Financial crisis

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¿El microcrédito ayuda realmente a los pobres? Article 2010

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Esta publicación corresponde a la serie Enfoques, Nº 59 de enero 2010 y aborda el tema del microcrédito como una herramienta extraordinariamente poderosa para ayudar a las personas (en especial a las mujeres) a salir de la pobreza, a través de la financiación de sus microempresas y mediante el incremento de sus ingresos. Esa idea fue respaldada por cientos de historias inspiradoras sobre microempresarios que usaron sus pequeños préstamos para abrir o expandir sus negocios y registraron progresos notables no solo en términos de ingreso y consumo, sino también en términos de salud, educación y potenciación social. Sin embargo, ¿cuán representativas son esas anécdotas respecto de la experiencia general de los cientos de millones que obtuvieron micropréstamos y otros servicios de microfinanzas? ¿Se están exagerando os beneficios del microcrédito o, de manera más general, las microfinanzas?

The Global Financial Crisis and Its Impact on Microfinance Technical Note 2009

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Compared with other financial institutions, microfinance institutions (MFIs) have merged relatively unscathed from the financial crises of the past few decades. During the currency crises in East Asia and the banking crises in Latin America in the 1990s, institutions serving poor customers generally performed better financially than mainstream banks. At that time the clients and microenterprises financed by MFIs were not integrated into local banking and currency markets.

The effects of today’s global crisis are likely to be more complex, deeper, and more difficult to predict than in the past. What is clear is that the mediumand longer term effects of a worldwide recession are likely to be punishing for many poor people and the institutions that serve them. Anecdotal evidence from different markets suggests that as the consequences of the crisis ricochet around the globe—credit crunch, currency dislocations, job losses, and falling demand—MFIs are being impacted in very different ways. How institutions are affected will depend on factors such as the structure of an institution’s liabilities, its financial state, and the economic health of its clients. So far, policy makers have mostly focused on macro-level measures. And in some regions like Latin America, they are taking a cautious wait-and-see attitude for the first semester of 2009, with more clarity on their steps to be expected later this year.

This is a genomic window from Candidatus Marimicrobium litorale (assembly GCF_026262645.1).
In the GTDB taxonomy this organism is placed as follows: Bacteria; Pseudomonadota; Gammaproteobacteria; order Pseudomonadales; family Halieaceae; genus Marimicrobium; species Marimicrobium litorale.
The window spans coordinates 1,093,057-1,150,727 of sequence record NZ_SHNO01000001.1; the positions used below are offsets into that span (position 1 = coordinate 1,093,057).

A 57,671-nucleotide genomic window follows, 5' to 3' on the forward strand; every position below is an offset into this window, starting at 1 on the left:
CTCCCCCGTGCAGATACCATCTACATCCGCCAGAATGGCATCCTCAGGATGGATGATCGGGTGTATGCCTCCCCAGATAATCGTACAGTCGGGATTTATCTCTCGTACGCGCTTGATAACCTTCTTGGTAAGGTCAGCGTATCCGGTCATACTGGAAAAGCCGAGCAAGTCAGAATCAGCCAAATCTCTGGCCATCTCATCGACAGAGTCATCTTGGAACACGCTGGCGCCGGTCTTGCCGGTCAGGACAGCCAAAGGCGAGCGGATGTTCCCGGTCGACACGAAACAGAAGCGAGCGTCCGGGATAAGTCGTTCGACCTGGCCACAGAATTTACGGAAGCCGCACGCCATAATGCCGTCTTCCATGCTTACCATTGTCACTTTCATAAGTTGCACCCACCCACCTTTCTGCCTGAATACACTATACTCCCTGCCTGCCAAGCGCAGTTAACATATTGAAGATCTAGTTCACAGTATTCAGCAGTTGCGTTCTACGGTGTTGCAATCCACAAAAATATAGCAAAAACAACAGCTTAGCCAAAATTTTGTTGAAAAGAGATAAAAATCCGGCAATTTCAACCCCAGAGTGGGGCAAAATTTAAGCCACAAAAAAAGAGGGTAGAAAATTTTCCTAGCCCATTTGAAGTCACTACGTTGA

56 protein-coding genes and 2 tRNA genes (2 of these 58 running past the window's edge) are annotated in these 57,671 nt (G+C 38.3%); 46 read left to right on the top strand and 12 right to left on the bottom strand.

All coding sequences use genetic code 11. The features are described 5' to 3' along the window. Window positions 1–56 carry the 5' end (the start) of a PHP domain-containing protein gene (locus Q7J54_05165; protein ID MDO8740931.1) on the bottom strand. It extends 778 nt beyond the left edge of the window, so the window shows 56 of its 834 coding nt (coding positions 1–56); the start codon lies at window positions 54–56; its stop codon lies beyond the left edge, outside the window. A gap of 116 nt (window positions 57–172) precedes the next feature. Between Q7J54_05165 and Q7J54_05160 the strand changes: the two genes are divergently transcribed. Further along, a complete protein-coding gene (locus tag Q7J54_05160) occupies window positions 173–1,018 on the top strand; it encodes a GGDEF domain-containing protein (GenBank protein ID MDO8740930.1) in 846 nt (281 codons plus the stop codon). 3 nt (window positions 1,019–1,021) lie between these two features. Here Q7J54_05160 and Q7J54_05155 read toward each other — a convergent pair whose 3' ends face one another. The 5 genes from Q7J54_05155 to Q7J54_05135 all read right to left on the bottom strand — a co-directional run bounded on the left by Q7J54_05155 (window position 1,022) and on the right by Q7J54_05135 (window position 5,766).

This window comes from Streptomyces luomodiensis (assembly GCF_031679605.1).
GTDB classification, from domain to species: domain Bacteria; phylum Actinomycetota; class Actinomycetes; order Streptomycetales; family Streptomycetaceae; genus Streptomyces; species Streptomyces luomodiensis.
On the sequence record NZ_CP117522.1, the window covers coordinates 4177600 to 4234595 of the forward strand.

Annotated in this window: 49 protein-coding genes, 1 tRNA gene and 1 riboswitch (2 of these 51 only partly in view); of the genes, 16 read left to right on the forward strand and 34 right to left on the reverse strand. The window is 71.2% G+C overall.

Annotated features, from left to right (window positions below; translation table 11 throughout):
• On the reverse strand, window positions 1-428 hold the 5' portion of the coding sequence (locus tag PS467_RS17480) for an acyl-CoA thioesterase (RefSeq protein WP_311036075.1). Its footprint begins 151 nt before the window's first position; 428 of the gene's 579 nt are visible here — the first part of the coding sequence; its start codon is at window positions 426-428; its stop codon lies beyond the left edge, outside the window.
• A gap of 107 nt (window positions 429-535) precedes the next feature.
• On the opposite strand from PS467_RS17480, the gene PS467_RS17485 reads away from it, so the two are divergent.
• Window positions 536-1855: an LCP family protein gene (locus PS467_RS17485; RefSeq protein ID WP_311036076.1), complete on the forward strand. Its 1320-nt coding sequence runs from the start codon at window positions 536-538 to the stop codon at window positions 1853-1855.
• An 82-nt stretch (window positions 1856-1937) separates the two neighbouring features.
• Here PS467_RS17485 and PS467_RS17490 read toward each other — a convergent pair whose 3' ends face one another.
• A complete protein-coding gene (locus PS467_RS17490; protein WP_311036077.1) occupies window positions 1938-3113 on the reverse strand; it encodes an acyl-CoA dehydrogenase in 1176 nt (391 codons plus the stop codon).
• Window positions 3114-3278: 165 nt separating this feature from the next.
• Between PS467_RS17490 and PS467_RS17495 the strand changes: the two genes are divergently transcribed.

Survey Regional Snapshots Report 2009

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Despite the severity of the current global financial crisis, microfinance institutions (MFIs) have shown greater resilience than many traditional banks, according to a new survey conducted by CGAP, in collaboration with the MIX, the Microcredit Summit, ACCION, Grameen, FINCA, Freedom From Hunger, MicroFinance Network, Opportunity International, Women’s World Banking, and Sanabel.

There have been few failures among MFIs since the onset of the current financial crisis. However, the more than 400 respondents to the March survey reported significantly tougher market conditions. The full impact of the financial crisis is likely to be felt in the second half of 2009. Accordingly, many MFIs are taking steps to cope, such as taking a more conservative lending approach and, in some cases, even cutting staff. Sixty-five percent of respondents to the CGAP survey reported declining—or at best stable—loan portfolios in the most recent six months, reflecting the impact of the credit crunch. In addition, more than two-thirds of MFIs reported an increase in their portfolio-at-risk levels.

There are, however, strong regional differences, with MFIs in more integrated economies—particularly Europe and Central Asia and Latin America—reporting the largest impacts from the crisis. Institutions in the Europe and Central Asia region have been hard hit by volatile currency markets, by the worldwide credit squeeze, and by a loss of confidence in their banking systems—shocks magnified by an accompanying economic downturn.

While half of the MFIs participating in the survey expected loan delinquencies to improve over the next six months, this optimism was tempered by the finding that more than 60% of MFIs expect to face liquidity pressures over the same period. A majority of MFIs report that the liquidity drought is hurting, with smaller institutions suffering more acutely than their larger counterparts. However, according to another new publication from CGAP, “Microfinance Continues to Grow Despite the Crisis,” MFIs can still rely on capital provided by the 104 microfinance investment funds in the market. These funds have a total of $6.5 billion in total assets, a figure that grew a remarkable 35% in 2008.

Overall, CGAP does not expect the current crisis to spur a decline in assets under management at microfinance funds. However, growth is seen moderating to between 10% and 35% in 2009. Redemptions should remain low and will be compensated by new contributions from public and retail investors.

The Impact of the Global Financial Crisis on Rural and Microfinance in Asia Paper 2009

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Using data from a quick survey of various rural (RFIs) and microfinance institutions (MFIs) in East Asia, the paper tries to find out those institutions and their clientele have been affected by the global financial crisis, how they have coped with the on-going crisis and what they plan to do in the future to ensure the stability of the rural financial system and the continuing access of clients to financial services. The microfinance sector in Asia continues to evolve with emphasis on efficiency and strong growth in outreach. The limited data from the quick survey validate the growth in loan portfolios and increase in the number of clients, with growth varying significantly by country depending on internal and external factors during the period before the global financial crisis. Impacts vary depending on external and internal factors faced by RFIs and MFIs. However, they continue to maintain a positive attitude and expect that business will pick up as a result of an increase in demand for loans to finance livelihood projects and various micro-enterprises. They are aware of the threats and opportunities brought about by the global financial crisis. The analysis leads to some lessons for policy makers, bank regulators, rural financial institutions and microfinance institutions that are committed to provide inclusive financial services to member clients.